If Only You Would Ask: Praying God’s Conditional Promises
Although prayer is central to the Christian life, and God promises that some things will turn out differently if we pray than if we do not, prayer does contain some confusing elements. I seek to help us overcome some of the more confusing elements that discourage us from praying as we should. The confusion arises from a deep sense of not understanding how prayer really can change me, other people, things, and events or outcomes in light of the biblical teachings like God’s sovereignty, praying “Your will be done,” predestination, and God’s eternal foreknowledge of every future event. So that we can pray in faith and confidence, I seek to answer questions that can seriously discourage passionate praying such as:
If God is in sovereign control of everything, and if he is omniscient (foreknows the future), how can our prayers change things? How can we change tomorrow by praying if God already knows what is going to happen tomorrow? Would that not make God wrong, or at least in a position of having to learn from our prayers?
If our prayers are meaningful in the sense that they change events, how can God be sovereign? If there are almost eight billion people on earth, and Christians are offering up hundreds of thousands of prayers to change things, how can God eternally know the future; how can he be sovereign over a future that is changed by the prayers of his people?
If we are to pray for God’s will to be done (Matt 6:10), and if God’s will is set from eternity (Eph 1:11), then why should we think our prayers can change anything? If God’s will is perfect, can we change that, and if we did, would that make it a less perfect will? If God’s will is perfect, and it is, do we even want to change it?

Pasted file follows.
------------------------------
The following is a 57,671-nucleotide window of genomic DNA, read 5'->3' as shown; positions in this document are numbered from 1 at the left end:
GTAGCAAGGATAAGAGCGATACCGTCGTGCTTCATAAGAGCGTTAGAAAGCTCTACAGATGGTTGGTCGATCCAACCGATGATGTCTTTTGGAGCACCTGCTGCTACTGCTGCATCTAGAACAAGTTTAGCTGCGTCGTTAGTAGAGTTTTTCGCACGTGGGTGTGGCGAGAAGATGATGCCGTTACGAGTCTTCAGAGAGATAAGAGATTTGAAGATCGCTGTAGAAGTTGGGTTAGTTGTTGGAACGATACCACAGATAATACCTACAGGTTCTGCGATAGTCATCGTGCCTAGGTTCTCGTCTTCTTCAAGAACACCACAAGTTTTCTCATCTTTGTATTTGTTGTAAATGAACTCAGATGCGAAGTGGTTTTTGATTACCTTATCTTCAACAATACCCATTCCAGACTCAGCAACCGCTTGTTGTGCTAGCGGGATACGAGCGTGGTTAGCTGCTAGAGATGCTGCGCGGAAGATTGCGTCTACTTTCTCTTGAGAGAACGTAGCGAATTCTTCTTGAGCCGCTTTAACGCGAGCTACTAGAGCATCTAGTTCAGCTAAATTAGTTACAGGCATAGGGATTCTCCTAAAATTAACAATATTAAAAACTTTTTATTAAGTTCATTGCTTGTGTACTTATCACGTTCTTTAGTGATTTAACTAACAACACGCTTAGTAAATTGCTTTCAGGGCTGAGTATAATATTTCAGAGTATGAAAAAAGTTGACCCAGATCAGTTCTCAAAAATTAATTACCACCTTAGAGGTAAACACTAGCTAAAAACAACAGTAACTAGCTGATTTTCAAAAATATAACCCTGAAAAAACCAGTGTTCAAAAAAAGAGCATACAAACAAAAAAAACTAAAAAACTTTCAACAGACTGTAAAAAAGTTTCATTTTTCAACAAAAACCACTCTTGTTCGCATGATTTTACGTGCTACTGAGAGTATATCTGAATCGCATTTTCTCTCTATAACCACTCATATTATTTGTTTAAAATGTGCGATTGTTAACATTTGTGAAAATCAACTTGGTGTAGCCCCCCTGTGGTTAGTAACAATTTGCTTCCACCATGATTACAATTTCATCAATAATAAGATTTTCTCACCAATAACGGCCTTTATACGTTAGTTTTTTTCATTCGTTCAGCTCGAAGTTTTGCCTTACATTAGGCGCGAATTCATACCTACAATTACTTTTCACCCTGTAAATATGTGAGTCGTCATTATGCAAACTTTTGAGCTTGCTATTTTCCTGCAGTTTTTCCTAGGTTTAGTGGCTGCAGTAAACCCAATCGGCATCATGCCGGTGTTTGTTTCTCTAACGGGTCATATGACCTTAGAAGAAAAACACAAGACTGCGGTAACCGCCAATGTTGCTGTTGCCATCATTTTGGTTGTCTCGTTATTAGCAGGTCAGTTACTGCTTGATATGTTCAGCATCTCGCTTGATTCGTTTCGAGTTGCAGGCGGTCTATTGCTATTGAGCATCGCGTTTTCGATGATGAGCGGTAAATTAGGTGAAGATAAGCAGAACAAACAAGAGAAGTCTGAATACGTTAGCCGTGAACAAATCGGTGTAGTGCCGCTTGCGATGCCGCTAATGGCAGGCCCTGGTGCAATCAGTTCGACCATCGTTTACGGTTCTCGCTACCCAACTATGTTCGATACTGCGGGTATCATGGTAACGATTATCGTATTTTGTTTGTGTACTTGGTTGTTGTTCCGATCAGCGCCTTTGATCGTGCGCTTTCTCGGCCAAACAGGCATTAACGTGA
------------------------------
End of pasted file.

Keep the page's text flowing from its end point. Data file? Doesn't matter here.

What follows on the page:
Since we must pray, Your will be done, and his will is most assuredly going to be done, what is the point of making our requests known to God? Should we not just pray Your will be done and be done with it?
In light of thoughts like these, it is understandable why we struggle to be passionate about making our requests known to God. When we just think about the biblical teaching that prayer changes things and events, we do ok. Conversely, when we think about God, who knows everything and is working everything according to His divine plan, we are ok. But when we think about how those two realities work together, confusion abounds.
This confusion can hinder our prayer life, which is closely followed by the partner to a weak prayer life, which is a cold and distant relationship with God. Focusing too much on the power of prayer to change things will diminish our respect and understanding of God’s sovereignty and will. Focusing too much on God’s divine, immutable will, and sovereignty will erode our belief in the essentialness of prayer, as far as being able to walk with God and see changes in outcomes from our prayers. Not understanding how these two realities work together is a prayer killer, finally arriving at praying out of believing that whether I pray or do not pray, things will work out according to God’s sovereign will. Although we continue to pray out of obedience because we are told to pray (Matt 6:9-15), we do so hoping it will help in some way. As we say, you can always pray even if you cannot do anything else.
After reading this book, you will be assured of this. We can know that if we pray, some outcomes will be different than if we do not pray because God made many promises conditioned on whether we ask. These promises relate to a galaxy of concerns and needs that are important to God and us, such as faithfully serving God and experiencing his blessings in our life, health, marriage, children, family, and job. If we fail to pray about everything as the Scripture commands (Phil 4:6), we will enter heaven and learn there were many things God would have done in and through us if only we’d asked!
Sadly, Calvinism’s determinism has turned these wonderful promises into nothing more than a promise that God will do what he predetermined to do regardless of whether we pray or not. Do not allow Calvinism’s deterministic beliefs and distortions of Scripture to rob you of this blessed intimate prayer relationship with God.